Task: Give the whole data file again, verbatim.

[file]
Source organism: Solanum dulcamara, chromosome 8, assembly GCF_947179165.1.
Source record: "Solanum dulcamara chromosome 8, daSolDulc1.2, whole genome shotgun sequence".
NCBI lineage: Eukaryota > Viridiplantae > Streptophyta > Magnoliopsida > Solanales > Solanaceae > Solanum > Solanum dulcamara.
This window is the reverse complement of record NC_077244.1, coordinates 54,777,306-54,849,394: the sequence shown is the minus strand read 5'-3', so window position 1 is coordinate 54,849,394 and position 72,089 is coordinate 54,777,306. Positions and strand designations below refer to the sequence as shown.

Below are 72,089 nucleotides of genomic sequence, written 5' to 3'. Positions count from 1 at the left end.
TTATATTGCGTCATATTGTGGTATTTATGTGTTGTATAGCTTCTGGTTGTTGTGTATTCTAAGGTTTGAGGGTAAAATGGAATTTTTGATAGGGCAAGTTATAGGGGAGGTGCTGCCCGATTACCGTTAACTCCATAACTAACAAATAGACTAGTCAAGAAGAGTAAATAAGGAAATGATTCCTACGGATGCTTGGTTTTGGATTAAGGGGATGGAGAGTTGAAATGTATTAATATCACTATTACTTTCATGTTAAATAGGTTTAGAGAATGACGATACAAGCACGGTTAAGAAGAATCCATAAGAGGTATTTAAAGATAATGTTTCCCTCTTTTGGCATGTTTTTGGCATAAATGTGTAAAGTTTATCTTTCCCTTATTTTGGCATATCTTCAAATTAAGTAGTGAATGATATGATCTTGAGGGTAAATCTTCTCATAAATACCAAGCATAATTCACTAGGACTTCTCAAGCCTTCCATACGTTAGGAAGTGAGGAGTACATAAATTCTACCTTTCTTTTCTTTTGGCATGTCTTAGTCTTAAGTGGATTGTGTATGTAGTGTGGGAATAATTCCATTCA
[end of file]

Source organism: Solanum dulcamara, chromosome 8, assembly GCF_947179165.1.
Source record: "Solanum dulcamara chromosome 8, daSolDulc1.2, whole genome shotgun sequence".
NCBI lineage: Eukaryota > Viridiplantae > Streptophyta > Magnoliopsida > Solanales > Solanaceae > Solanum > Solanum dulcamara.
This window is the reverse complement of record NC_077244.1, coordinates 54,777,306-54,849,394: the sequence shown is the minus strand read 5'-3', so window position 1 is coordinate 54,849,394 and position 72,089 is coordinate 54,777,306. Positions and strand designations below refer to the sequence as shown.

Below are 72,089 nucleotides of genomic sequence, written 5' to 3'. Positions count from 1 at the left end.
TTATATTGCGTCATATTGTGGTATTTATGTGTTGTATAGCTTCTGGTTGTTGTGTATTCTAAGGTTTGAGGGTAAAATGGAATTTTTGATAGGGCAAGTTATAGGGGAGGTGCTGCCCGATTACCGTTAACTCCATAACTAACAAATAGACTAGTCAAGAAGAGTAAATAAGGAAATGATTCCTACGGATGCTTGGTTTTGGATTAAGGGGATGGAGAGTTGAAATGTATTAATATCACTATTACTTTCATGTTAAATAGGTTTAGAGAATGACGATACAAGCACGGTTAAGAAGAATCCATAAGAGGTATTTAAAGATAATGTTTCCCTCTTTTGGCATGTTTTTGGCATAAATGTGTAAAGTTTATCTTTCCCTTATTTTGGCATATCTTCAAATTAAGTAGTGAATGATATGATCTTGAGGGTAAATCTTCTCATAAATACCAAGCATAATTCACTAGGACTTCTCAAGCCTTCCATACGTTAGGAAGTGAGGAGTACATAAATTCTACCTTTCTTTTCTTTTGGCATGTCTTAGTCTTAAGTGGATTGTGTATGTAGTGTGGGAATAATTCCATTCA